FIG. 2 illustrates a mechanism for adjusting wheel 26 about the axis of stem 32 to obtain a controlled abrading action. The stem carries a gear segment 52 whose teeth mesh with the teeth of worm wheel 54. The shaft 56 for the worm wheel is shown mounted in paralled plates 58 suitably secured to bar 36. A manual adjustment knob 60 is attached to shaft 56 to rotate worm wheel 54 and thereby in turn rotate gear segment 52 and stem 32.

FIG. 3 illustrates in full lines the zero or no abrade position of wheel 26; the dotted lines show the wheel in one of its angularly adjusted positions in which it exerts a controlled abrading action on the tire tread surface. In general, the greater the angularity of the wheel (as measured by angle a in FIG. 3) the greater will be the abrading effect of the wheel on the tire tread surface. The weight loaded onto carrier 42 (FIG. 1) will also have an effect on the abrading action.

The angularity of wheel 26 is selected before motor 20 is energized. The selected angle may be achieved by observation of a suitable pointer-scale mechanism associated with the adjusting apparatus. As shown in FIG. 1, the pointer 62 is attached to stem 32, and the scale plate 64 is attached to the upper edges of plates 58. Scale plate 64 is omitted from FIG. 2 to facilitate a view of worm 54. When the selected angle is achieved the wheel 26 may be locked in the selected angle by suitable detent mechanism, not shown. Such a mechanism could be interposed between caster frame 30 and lever 36, or between gear segment 52 and lever 36, or between worm 54 and lever 36.

FIG. illustrates diagrammatically the relative motions of the tire tread surface and the wheel 26 surface when the wheel 26 is adjusted to have its diammetrical plane at an angle a to the diammetrical plane of the tire. Line A-B represents the plane of the tire, and line A-C represents the plane of wheel 26. Assuming that a representative area of the tire tread surface moves from point A to point B, during such movement the corresponding surface area of the abrasive wheel will have moved from point A to point C. Length B-C represents the relative slidable displacement of the abrasive wheel on the tread during the indicated tire movement. The relative sliding movement produces the desired abrading action, assuming the abrasive wheel has sufficient frictional contract with the tire tread surface (as determined by the value of weights 40).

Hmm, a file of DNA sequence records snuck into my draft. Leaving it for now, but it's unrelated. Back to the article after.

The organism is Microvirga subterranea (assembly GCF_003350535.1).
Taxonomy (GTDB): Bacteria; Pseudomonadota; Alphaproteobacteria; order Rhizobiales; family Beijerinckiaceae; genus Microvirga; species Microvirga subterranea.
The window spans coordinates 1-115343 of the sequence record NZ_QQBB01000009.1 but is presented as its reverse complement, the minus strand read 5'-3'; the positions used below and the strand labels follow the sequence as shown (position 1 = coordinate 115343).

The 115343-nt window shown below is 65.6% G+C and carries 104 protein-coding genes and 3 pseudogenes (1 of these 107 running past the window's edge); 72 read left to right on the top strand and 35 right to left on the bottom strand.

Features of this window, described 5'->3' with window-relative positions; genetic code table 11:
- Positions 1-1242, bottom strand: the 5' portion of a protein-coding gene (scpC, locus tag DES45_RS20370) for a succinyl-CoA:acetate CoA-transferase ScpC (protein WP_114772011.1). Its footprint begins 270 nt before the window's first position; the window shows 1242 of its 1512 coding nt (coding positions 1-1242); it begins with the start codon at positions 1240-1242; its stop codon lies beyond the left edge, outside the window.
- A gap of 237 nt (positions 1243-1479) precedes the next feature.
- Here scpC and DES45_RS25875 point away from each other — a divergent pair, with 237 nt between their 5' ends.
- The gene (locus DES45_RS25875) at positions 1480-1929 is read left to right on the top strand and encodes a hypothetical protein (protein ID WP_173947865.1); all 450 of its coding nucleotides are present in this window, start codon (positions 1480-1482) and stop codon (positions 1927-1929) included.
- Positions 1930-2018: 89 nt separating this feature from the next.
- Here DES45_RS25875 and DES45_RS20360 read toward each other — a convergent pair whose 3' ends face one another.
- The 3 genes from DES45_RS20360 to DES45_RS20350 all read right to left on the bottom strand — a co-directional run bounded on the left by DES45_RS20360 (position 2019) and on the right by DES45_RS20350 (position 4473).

The angular adjustment of wheel 26 about the stem 32 axis (i.e. angle 0) determines the relative sliding ac tion of the wheel on the tread surface. With the wheel adjusted into parallelism with the tire (as shown in FIG. 2) angle a is zero and there is substantially no abrading action; the wheel rolls along plane A-B (FIG. 5) with no relative sliding interaction between the wheel surface and tread surface. As the adjustment knob 60 (FIG. 2) is turned to increase angle a the relative sliding action (denoted by line B-C) increases to thereby increase the abrading effect. Knob 60 is of course operated with the tire motionless, prior to energization of motor 20.

FIG. 4 illustrates a gage mechanism 68 for measuring the progress or extent of the abrading action, hence the wearability of the tire tread. As shown in FIG. 4, the abrading action has produced a groove 66 in the tread surface; gage mechanism 68 is used to measure the depth of the groove, and hence the progress of the abrading action. In actual practice gage mechanism 68 is retracted from the tire surface while motor 20 is operating the tire at high speed approximating road service speeds. The gage is advanced from the FIG. 1 retracted position to the FIG. 4 tire-engaged position when the tire is at rest in any one of several previously determined positions. The tire may be marked at one or more points around its periphery where it is desired to take wear measurements.

The gage mechanism includes two conventional dial indicators 70 and 72 equipped with plunger-type sensors 74 and 76. The barrel portions of the indicators are suitably mounted in a support plate 78 so that both gages can simultaneously be advanced into contact with the tire tread surface. As shown in FIG. 1, plate 78 includes a flat base section 79 slidably positioned on an inclined guideway 80. The guide-way is angled so that the gage mechanism is adjustable in a radial direction relative to the tire axis 17.

In use of the gage mechanism, plate 78 can be advanced to cause the plungers 74 and 76 to contact the tire tread surface. The difference in the deflections of the plungers represents the depth of groove 66. Use of two dial indicators on a common plate 78 is advantageous in that the difference readout is substantially independent of the contact pressure between the plungers and the tread surface. The contact pressure can be light or heavy without causing readout error because both plungers will presumably have the same contact pressure.